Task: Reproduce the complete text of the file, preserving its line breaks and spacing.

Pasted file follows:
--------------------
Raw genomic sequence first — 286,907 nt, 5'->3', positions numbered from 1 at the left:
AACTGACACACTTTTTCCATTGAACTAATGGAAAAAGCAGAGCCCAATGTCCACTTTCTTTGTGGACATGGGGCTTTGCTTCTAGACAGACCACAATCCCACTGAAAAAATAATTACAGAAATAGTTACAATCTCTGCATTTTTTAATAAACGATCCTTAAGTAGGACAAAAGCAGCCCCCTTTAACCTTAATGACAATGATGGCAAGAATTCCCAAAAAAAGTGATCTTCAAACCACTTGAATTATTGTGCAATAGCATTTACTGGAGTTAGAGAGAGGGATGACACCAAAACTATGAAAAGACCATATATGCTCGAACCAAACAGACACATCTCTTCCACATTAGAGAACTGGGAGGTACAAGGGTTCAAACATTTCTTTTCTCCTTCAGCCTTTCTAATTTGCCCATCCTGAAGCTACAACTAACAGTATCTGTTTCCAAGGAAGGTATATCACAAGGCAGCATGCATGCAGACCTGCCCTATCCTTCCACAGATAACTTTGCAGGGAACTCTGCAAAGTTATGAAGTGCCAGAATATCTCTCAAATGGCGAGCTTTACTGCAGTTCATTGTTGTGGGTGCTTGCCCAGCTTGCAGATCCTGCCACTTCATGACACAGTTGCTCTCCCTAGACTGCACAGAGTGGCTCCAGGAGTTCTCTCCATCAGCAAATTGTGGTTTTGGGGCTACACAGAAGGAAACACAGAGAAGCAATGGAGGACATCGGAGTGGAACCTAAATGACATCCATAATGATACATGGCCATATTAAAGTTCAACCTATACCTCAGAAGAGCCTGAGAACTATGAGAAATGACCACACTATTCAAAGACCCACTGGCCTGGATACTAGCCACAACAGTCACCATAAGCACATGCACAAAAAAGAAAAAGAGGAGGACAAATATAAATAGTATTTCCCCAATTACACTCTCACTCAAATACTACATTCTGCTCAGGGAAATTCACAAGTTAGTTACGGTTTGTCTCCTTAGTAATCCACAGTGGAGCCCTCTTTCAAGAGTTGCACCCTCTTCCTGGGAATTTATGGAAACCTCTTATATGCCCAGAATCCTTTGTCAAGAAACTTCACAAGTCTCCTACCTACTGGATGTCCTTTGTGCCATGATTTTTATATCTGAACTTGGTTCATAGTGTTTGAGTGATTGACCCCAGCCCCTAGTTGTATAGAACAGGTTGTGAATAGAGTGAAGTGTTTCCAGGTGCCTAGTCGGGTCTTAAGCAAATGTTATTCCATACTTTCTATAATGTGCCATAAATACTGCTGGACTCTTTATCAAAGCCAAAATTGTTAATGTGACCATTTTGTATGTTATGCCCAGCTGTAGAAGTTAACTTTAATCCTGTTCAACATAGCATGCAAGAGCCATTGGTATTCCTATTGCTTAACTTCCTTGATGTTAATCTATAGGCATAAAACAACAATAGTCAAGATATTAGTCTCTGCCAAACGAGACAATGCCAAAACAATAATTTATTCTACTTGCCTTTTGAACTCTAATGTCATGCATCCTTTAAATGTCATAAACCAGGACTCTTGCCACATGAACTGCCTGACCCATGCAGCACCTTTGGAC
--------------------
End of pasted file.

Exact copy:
Raw genomic sequence first — 286,907 nt, 5'->3', positions numbered from 1 at the left:
AACTGACACACTTTTTCCATTGAACTAATGGAAAAAGCAGAGCCCAATGTCCACTTTCTTTGTGGACATGGGGCTTTGCTTCTAGACAGACCACAATCCCACTGAAAAAATAATTACAGAAATAGTTACAATCTCTGCATTTTTTAATAAACGATCCTTAAGTAGGACAAAAGCAGCCCCCTTTAACCTTAATGACAATGATGGCAAGAATTCCCAAAAAAAGTGATCTTCAAACCACTTGAATTATTGTGCAATAGCATTTACTGGAGTTAGAGAGAGGGATGACACCAAAACTATGAAAAGACCATATATGCTCGAACCAAACAGACACATCTCTTCCACATTAGAGAACTGGGAGGTACAAGGGTTCAAACATTTCTTTTCTCCTTCAGCCTTTCTAATTTGCCCATCCTGAAGCTACAACTAACAGTATCTGTTTCCAAGGAAGGTATATCACAAGGCAGCATGCATGCAGACCTGCCCTATCCTTCCACAGATAACTTTGCAGGGAACTCTGCAAAGTTATGAAGTGCCAGAATATCTCTCAAATGGCGAGCTTTACTGCAGTTCATTGTTGTGGGTGCTTGCCCAGCTTGCAGATCCTGCCACTTCATGACACAGTTGCTCTCCCTAGACTGCACAGAGTGGCTCCAGGAGTTCTCTCCATCAGCAAATTGTGGTTTTGGGGCTACACAGAAGGAAACACAGAGAAGCAATGGAGGACATCGGAGTGGAACCTAAATGACATCCATAATGATACATGGCCATATTAAAGTTCAACCTATACCTCAGAAGAGCCTGAGAACTATGAGAAATGACCACACTATTCAAAGACCCACTGGCCTGGATACTAGCCACAACAGTCACCATAAGCACATGCACAAAAAAGAAAAAGAGGAGGACAAATATAAATAGTATTTCCCCAATTACACTCTCACTCAAATACTACATTCTGCTCAGGGAAATTCACAAGTTAGTTACGGTTTGTCTCCTTAGTAATCCACAGTGGAGCCCTCTTTCAAGAGTTGCACCCTCTTCCTGGGAATTTATGGAAACCTCTTATATGCCCAGAATCCTTTGTCAAGAAACTTCACAAGTCTCCTACCTACTGGATGTCCTTTGTGCCATGATTTTTATATCTGAACTTGGTTCATAGTGTTTGAGTGATTGACCCCAGCCCCTAGTTGTATAGAACAGGTTGTGAATAGAGTGAAGTGTTTCCAGGTGCCTAGTCGGGTCTTAAGCAAATGTTATTCCATACTTTCTATAATGTGCCATAAATACTGCTGGACTCTTTATCAAAGCCAAAATTGTTAATGTGACCATTTTGTATGTTATGCCCAGCTGTAGAAGTTAACTTTAATCCTGTTCAACATAGCATGCAAGAGCCATTGGTATTCCTATTGCTTAACTTCCTTGATGTTAATCTATAGGCATAAAACAACAATAGTCAAGATATTAGTCTCTGCCAAACGAGACAATGCCAAAACAATAATTTATTCTACTTGCCTTTTGAACTCTAATGTCATGCATCCTTTAAATGTCATAAACCAGGACTCTTGCCACATGAACTGCCTGACCCATGCAGCACCTTTGGAC